5 Benefits of Using a Unified Clinical Data Cloud Platform in Rare Disease Research

5 Benefits of Using a Unified Clinical Data Cloud Platform in Rare Disease Research

Rare disease research has come a long way thanks in part to the passage of the Orphan Drug Act (ODA) of 1983. In the 40 years since, the biopharmaceutical industry has steadily increased its research and development efforts. Consider that 31% of drugs currently in development aim to target rare diseases, according to the Tufts Center for Drug Development, which is a significant increase from just 2010 when only 18% of drugs in development were for rare diseases. 

Even so, challenges remain. Rare diseases affect fewer than 200,000 people worldwide, so recruiting patients for clinical trials presents obstacles. Furthermore, with the lack of available participants, the data collected is often inconclusive, raising more questions than answers. 

Financial obstacles are another primary concern. Because of the risks involved and limited access to patients, many companies aren’t willing to invest the millions of dollars necessary to complete clinical trials. Even if a successful drug is identified, the potential population who could benefit is so small, there’s little room to make a profit. 

Despite these barriers to success, clinical research into rare diseases is vitally important. And new technologies are making it easier for biopharmaceutical companies to benefit financially. Case in point: Clinical data cloud platforms.

In a recent guest column for Clinical Leader, Venu Mallarapu, a business technology leader with more than 25 years of industry experience, discusses how cloud technology can make a positive impact on rare disease research, particularly in terms of data collection. More specifically, Mallarapu argues that clinical data cloud platforms can address common data-related headaches, including but not limited to:

  • Poor quality data
  • Privacy concerns
  • Lack of interoperability
  • Lack of robust data storage, analysis, and management tools
  • Missing data across medical records
  • Siloing of crucial patient data

Although these impediments will likely remain for the foreseeable future, clinical cloud data platforms may be able to improve things significantly. Here’s a closer look at 5 of the benefits they offer:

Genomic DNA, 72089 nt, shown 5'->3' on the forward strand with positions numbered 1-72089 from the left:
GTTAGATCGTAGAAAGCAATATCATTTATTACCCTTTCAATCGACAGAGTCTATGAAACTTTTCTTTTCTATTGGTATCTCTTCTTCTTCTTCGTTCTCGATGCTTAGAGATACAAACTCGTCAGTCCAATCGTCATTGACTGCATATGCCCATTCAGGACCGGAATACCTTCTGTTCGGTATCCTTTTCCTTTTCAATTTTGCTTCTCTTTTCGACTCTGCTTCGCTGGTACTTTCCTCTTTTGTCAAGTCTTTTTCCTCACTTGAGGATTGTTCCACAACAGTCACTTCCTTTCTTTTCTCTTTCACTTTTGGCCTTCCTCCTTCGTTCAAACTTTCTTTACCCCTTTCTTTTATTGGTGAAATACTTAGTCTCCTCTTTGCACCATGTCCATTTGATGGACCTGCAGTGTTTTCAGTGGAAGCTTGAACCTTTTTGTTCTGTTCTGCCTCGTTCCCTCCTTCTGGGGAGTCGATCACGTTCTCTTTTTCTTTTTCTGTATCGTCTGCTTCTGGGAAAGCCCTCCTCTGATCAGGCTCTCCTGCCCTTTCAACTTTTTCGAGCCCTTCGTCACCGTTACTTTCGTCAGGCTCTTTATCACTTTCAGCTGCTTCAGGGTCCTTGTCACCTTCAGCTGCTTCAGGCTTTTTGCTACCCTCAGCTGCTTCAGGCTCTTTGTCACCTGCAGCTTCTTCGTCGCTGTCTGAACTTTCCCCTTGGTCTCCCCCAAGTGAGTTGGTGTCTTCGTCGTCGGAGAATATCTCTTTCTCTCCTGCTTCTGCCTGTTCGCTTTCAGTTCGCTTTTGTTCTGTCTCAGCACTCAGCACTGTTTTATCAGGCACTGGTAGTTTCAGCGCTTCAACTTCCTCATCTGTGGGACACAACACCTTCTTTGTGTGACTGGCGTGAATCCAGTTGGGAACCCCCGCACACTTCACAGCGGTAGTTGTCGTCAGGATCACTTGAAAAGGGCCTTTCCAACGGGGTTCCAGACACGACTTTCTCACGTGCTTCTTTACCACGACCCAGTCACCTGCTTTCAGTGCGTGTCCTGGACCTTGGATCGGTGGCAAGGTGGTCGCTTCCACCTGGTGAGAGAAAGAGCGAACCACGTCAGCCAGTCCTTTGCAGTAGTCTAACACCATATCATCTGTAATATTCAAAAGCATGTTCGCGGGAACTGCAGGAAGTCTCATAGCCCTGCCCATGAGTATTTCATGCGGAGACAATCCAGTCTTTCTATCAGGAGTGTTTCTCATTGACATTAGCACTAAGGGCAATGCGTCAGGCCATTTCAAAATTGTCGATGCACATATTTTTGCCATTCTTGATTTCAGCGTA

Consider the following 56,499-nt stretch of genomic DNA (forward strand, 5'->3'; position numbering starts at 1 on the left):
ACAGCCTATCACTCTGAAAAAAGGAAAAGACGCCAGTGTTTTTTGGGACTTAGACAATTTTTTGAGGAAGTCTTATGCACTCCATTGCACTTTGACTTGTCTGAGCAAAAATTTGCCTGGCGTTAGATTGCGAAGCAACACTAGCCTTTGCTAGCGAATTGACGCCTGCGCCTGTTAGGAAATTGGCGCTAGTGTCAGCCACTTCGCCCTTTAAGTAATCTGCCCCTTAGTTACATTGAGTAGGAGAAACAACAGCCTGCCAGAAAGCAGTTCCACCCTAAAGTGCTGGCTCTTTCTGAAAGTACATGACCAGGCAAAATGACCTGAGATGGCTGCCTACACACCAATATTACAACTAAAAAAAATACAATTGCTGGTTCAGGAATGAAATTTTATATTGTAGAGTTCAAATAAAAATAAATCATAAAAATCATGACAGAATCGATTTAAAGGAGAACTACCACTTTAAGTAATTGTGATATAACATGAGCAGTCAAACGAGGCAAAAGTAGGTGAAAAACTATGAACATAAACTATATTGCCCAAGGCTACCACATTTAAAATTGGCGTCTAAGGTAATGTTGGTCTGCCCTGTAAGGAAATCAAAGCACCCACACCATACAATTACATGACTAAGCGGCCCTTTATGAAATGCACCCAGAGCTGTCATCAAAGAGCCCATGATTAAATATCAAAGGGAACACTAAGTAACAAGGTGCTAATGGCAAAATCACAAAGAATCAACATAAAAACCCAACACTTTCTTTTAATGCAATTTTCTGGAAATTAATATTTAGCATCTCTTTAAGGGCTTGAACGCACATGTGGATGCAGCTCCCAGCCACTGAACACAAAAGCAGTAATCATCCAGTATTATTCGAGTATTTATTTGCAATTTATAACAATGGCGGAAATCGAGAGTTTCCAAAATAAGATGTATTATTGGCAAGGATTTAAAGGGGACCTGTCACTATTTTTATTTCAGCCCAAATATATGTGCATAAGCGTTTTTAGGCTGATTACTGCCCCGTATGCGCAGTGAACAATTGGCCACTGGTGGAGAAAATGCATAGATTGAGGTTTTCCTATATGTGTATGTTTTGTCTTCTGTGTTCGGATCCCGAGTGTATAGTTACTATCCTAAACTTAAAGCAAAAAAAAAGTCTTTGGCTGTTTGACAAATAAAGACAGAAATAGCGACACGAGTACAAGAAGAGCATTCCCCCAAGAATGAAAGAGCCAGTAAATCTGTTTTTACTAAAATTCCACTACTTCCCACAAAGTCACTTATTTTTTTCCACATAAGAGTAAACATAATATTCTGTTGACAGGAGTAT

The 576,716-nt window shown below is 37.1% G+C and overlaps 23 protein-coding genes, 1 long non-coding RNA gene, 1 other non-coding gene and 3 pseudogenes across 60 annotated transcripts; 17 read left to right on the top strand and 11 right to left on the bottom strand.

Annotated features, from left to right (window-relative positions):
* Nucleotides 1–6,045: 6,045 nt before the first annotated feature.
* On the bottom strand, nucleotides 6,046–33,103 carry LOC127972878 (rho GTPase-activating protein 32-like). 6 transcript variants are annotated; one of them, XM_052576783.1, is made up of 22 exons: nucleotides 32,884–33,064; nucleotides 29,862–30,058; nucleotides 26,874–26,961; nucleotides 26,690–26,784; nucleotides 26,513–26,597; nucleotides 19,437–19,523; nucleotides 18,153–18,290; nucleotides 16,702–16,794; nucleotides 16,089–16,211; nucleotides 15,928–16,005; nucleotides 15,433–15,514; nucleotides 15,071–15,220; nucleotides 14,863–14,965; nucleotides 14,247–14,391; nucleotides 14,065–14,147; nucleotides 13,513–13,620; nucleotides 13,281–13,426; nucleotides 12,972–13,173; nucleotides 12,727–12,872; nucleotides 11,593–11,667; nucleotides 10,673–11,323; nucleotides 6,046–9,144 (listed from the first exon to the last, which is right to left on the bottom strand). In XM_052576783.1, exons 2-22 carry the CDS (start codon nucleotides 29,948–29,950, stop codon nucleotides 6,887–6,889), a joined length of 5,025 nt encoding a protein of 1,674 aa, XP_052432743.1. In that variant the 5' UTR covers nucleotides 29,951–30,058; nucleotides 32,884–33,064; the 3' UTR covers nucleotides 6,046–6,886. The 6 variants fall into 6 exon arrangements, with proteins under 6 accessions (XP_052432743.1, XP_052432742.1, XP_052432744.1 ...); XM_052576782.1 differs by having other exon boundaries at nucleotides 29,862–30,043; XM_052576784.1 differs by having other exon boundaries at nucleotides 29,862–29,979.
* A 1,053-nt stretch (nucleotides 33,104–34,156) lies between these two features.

1) Data aggregation

One of the biggest challenges that rare disease researchers face is the compartmentalization of data. Essential patient information is often split up across institutions, registries, and public databases. Tracking it down and analyzing it all can be a Herculean task. Clinical cloud data platforms aggregate information from these disparate sources, making it easy to collect and interpret.

2) Standardization and harmonization

Rare disease-related data is hard to collect because of the small patient populations involved. Standardizing that information can be even more difficult because of varying collection protocols and approaches to data storage. A clinical cloud data platform makes it easier to secure consistency and comparability across different sources. It can even be used to align with specific industry standards, including CDASH, OMOP, and SDTM.

3) Data validation and curation

Many biopharmas use multiple software programs to collect, track, and analyze clinical data. While this approach can be effective in traditional pharmaceutical research, the lack of quality data in rare disease research increases the risk of missing data sets, not to mention inaccurate findings. Mallarapu argues that a clinical cloud data platform can serve as a home base for all of your team’s data inputs. With everything in one place, it’s easier to maintain accurate and reliable data sets. 

4) Transparent data governance

Patient privacy is a major concern for biopharma researchers, but many of the data-related headaches we mentioned earlier can put research participants at risk. The patchwork system that many companies use (for example, storing various sets of data across multiple silos,) increases the likelihood of data breaches and privacy concerns. Clinical cloud data platforms have transparent policies and clear data governance structures. In other words, they help protect patient privacy and promote ethical data sharing.

5) Collaborative research environment

Cloud platforms allow decision-makers, like researchers, research institutions, and governments to collaborate on rare disease research. By acting as a central information repository, they also facilitate communication and collaboration all over the world.  Collaboration is key for the development of new drugs, particularly when it comes to rare diseases. Research partnerships increase statistical accuracy, help eliminate bias, and further knowledge in the medical field. 

The bottom line

No technology can provide a single solution for the challenges that rare disease researchers face. But by embracing clinical cloud data platforms, it’s possible to address many of the data concerns that the industry is currently grappling with. Hopefully the increasing prevalence of unified clinical data cloud platforms can help lay the foundation for quicker drug development, and in turn, hope for rare disease patients and their families.

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